According to a small study, a new immunotherapy treatment was tested on 18 patients with rectal cancer at the Memorial Sloan Kettering Cancer Center in Manhattan with a 100% success rate.
The study from the Memorial Sloan Kettering Cancer Center (MSK) was published in the New England Journal of Medicine on June 5 and presented at the annual meeting of the American Society of Clinical Oncology in Chicago.
Each patient was treated with Dostarlimab drug, an anti-PD-1 monoclonal antibody, every three weeks for six months as first-line therapy.
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The drug treatment was supposed to be followed by regular chemo-radiation and surgery, but participants in the study, whose cancer went into remission, did not have to go through these treatments.
After six months of follow-up, all fourteen patients had achieved remission, with no sign of malignancy on medical scans and tests, digital rectal exam, or biopsy.
So far, none needed chemo-radiation, or surgery got worse or came back in the 25 months that some of them have been followed up on. There have been no major side effects.
In addition to not requiring additional treatment, the drug spares them the misery of possibly harmful therapy.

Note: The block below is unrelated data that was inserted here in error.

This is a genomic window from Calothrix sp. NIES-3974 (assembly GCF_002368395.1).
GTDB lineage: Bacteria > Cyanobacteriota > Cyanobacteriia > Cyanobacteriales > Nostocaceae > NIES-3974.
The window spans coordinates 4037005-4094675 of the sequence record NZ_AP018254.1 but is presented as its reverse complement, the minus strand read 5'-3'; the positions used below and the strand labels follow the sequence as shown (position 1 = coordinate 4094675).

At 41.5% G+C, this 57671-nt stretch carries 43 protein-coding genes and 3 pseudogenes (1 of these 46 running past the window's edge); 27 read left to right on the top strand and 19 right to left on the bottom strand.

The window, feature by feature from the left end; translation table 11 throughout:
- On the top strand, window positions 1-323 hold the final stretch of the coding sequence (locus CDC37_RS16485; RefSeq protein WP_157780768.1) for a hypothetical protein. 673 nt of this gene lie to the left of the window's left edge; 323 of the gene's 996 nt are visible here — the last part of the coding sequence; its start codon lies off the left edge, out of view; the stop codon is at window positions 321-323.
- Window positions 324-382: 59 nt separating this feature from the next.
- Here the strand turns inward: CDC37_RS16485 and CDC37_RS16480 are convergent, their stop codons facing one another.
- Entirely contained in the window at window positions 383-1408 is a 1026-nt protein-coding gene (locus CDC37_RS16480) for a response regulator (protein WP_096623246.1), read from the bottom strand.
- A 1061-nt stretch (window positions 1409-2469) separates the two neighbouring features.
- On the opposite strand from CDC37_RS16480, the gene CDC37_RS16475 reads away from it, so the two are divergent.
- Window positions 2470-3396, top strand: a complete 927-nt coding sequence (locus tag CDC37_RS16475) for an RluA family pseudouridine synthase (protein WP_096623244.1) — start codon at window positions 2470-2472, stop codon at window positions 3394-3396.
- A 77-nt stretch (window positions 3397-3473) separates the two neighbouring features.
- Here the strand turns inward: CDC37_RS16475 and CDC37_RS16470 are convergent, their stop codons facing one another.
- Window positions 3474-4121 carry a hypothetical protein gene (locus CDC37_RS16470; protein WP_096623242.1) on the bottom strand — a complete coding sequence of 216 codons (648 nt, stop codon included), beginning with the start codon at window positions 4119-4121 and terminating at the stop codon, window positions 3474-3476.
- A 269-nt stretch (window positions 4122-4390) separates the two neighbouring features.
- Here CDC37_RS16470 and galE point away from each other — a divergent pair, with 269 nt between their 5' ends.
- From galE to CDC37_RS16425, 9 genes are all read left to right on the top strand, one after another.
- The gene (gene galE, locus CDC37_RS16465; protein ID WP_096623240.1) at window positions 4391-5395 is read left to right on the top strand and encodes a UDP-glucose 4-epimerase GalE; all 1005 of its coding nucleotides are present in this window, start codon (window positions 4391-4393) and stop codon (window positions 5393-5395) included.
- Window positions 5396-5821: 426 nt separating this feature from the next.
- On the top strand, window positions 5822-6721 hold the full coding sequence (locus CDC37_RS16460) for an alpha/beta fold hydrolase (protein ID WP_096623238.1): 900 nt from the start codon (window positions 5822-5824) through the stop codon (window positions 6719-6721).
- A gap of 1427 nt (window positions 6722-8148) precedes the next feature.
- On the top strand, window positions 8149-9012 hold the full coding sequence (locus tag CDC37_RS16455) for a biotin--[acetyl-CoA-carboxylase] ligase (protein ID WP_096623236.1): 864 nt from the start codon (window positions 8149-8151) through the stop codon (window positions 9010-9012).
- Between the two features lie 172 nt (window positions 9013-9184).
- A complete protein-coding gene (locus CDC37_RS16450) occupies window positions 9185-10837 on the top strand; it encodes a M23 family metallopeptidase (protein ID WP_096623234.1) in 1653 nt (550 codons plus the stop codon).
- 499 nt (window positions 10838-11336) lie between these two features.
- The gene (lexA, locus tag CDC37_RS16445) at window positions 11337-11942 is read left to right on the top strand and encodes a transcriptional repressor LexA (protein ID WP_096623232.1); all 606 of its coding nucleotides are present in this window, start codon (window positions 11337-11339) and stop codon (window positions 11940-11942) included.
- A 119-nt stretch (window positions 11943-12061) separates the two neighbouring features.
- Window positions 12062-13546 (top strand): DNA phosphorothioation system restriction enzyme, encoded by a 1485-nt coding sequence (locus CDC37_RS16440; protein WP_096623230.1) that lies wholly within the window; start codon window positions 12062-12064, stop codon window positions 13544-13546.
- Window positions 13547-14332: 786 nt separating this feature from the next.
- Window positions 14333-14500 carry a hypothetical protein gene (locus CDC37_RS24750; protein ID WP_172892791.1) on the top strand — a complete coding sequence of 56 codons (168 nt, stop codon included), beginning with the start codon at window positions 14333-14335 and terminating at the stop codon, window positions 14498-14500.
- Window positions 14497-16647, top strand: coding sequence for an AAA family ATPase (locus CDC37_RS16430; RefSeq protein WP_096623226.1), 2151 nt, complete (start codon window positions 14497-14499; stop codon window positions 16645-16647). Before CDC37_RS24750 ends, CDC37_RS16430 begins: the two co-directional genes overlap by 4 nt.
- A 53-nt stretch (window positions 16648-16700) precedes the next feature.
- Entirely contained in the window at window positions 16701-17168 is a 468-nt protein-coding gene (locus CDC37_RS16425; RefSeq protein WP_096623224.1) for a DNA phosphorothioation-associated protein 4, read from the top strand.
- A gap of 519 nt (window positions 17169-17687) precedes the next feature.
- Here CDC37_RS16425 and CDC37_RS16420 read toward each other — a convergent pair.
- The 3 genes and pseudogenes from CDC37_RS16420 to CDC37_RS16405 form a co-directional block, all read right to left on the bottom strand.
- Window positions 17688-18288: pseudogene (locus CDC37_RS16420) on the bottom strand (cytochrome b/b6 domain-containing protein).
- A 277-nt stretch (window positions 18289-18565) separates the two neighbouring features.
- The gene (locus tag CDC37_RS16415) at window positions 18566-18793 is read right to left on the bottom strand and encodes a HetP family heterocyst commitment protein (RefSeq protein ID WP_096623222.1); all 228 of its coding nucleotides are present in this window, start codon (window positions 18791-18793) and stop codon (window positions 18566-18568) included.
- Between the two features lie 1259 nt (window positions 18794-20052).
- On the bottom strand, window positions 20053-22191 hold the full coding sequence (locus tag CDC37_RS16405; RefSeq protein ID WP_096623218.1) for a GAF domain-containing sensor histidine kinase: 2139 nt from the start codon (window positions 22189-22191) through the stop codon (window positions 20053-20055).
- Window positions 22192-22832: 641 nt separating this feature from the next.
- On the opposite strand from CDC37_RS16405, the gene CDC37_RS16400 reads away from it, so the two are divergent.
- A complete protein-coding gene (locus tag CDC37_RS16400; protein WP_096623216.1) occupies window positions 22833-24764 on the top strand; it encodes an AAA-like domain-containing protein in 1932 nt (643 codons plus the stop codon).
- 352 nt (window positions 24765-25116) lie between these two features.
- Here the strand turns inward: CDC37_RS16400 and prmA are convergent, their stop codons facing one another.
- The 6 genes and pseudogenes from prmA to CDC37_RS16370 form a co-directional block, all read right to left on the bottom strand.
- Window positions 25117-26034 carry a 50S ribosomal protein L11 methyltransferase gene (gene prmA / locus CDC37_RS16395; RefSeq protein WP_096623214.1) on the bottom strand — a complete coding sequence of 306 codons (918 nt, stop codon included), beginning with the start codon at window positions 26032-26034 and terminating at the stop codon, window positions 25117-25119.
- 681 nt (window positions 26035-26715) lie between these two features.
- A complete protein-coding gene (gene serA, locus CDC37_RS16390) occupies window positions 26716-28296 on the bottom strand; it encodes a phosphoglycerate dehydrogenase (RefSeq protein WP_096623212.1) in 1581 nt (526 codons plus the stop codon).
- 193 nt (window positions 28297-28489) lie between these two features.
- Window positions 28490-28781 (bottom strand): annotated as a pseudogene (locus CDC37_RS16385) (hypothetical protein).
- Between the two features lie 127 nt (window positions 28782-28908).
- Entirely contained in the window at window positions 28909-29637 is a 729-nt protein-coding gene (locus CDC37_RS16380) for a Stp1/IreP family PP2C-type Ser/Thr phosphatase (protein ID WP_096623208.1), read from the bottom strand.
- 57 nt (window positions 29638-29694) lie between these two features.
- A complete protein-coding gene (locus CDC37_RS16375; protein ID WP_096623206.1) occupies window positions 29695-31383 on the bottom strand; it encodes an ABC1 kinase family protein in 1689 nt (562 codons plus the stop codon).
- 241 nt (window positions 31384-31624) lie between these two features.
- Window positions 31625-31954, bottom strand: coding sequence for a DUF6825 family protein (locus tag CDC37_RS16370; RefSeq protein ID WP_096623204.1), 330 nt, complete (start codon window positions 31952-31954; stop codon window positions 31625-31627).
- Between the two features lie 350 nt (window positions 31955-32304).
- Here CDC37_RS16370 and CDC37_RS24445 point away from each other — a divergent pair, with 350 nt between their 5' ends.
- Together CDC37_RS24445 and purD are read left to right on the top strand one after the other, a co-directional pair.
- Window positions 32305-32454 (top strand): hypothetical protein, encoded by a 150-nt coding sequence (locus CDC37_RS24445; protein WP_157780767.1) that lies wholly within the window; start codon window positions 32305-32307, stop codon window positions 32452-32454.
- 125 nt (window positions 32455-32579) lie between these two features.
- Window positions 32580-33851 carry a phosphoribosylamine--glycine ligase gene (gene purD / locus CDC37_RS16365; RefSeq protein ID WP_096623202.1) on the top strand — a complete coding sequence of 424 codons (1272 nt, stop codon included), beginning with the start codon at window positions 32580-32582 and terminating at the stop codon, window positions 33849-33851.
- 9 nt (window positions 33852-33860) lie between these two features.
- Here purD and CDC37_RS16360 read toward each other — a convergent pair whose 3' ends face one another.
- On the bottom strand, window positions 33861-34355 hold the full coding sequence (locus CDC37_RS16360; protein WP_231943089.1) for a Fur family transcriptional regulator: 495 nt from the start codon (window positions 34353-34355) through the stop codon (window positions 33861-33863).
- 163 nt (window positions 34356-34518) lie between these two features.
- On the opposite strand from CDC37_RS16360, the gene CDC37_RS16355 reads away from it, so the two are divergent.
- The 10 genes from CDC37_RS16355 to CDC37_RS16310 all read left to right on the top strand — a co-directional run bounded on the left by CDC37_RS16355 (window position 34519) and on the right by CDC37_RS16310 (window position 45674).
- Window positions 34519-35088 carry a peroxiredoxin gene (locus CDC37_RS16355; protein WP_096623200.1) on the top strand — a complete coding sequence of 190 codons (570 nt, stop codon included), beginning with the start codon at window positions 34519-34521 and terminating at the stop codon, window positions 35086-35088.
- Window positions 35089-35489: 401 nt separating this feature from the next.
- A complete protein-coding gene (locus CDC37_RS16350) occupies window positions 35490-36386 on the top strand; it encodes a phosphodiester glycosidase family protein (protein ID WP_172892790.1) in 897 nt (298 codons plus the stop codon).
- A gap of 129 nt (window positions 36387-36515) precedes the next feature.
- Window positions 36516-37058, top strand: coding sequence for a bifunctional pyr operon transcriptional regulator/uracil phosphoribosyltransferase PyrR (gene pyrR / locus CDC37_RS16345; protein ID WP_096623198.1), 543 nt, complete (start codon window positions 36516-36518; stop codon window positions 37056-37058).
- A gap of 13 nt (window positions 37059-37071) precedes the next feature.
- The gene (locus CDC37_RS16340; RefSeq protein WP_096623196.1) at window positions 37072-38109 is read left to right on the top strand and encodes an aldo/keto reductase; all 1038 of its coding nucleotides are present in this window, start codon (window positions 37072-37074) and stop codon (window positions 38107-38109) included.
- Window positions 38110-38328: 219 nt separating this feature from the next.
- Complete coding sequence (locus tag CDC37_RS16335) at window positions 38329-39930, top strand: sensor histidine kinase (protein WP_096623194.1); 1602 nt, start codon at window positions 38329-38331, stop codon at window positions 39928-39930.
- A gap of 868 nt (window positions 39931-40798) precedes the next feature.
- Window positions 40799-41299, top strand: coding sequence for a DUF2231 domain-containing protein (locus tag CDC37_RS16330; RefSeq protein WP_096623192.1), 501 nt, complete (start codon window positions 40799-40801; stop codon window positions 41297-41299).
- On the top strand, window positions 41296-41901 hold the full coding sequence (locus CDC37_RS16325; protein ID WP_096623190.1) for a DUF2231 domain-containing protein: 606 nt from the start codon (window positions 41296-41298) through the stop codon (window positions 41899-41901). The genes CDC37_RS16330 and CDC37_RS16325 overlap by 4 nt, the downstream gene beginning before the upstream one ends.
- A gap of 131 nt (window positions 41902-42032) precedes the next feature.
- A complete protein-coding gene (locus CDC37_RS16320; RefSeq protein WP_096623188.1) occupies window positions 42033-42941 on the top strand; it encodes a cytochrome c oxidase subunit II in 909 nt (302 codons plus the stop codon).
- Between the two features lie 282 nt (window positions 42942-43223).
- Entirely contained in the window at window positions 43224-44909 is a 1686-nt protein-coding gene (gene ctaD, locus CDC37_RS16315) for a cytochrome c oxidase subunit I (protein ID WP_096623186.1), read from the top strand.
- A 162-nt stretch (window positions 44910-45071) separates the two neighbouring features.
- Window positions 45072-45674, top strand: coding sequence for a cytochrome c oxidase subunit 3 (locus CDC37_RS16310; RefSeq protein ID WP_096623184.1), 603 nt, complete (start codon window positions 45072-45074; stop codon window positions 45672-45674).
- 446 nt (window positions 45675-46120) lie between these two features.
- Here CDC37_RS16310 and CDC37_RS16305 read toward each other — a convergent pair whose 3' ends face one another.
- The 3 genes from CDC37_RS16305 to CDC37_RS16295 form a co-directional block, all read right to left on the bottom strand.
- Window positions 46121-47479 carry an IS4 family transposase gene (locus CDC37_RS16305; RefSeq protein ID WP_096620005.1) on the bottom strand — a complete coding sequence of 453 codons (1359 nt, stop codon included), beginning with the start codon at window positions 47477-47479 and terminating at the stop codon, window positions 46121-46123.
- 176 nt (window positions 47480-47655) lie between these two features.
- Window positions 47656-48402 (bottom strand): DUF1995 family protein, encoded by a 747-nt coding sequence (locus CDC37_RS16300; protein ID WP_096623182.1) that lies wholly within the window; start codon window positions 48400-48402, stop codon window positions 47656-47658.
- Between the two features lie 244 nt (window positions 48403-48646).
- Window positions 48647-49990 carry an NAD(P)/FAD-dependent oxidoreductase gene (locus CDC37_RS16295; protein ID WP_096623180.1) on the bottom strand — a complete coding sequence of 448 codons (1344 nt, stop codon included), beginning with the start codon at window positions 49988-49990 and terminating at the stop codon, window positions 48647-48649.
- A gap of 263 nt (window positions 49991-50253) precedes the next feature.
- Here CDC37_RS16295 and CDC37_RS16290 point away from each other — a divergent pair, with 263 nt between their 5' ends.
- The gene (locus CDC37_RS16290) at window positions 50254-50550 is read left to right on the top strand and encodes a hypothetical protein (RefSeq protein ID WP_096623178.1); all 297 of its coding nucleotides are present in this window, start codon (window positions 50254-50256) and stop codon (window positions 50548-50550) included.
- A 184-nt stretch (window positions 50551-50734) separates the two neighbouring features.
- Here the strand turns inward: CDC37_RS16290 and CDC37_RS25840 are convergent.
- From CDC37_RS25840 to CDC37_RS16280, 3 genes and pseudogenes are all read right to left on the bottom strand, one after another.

“Since MMRd colorectal cancer is responsive to PD-1 blockade in the metastatic setting, we hypothesized that locally advanced mismatch repair-deficient rectal cancer is sensitive to checkpoint blockade and may reduce or eliminate the need for additional treatments,” study co-leader Dr. Andrea Cercek explained in an MSK press statement. She is co-director of the Young Onset Colorectal and Gastrointestinal Cancer Center at MSK.
“Surgery and radiation have irreversible impacts on fertility, sexual health, and bowel and bladder function,” Cercek explained. “The ramifications for the quality of life are enormous, particularly for individuals whose fertility would be affected by routine therapy. As the prevalence of rectal cancer in young individuals increases, this strategy can significantly impact.”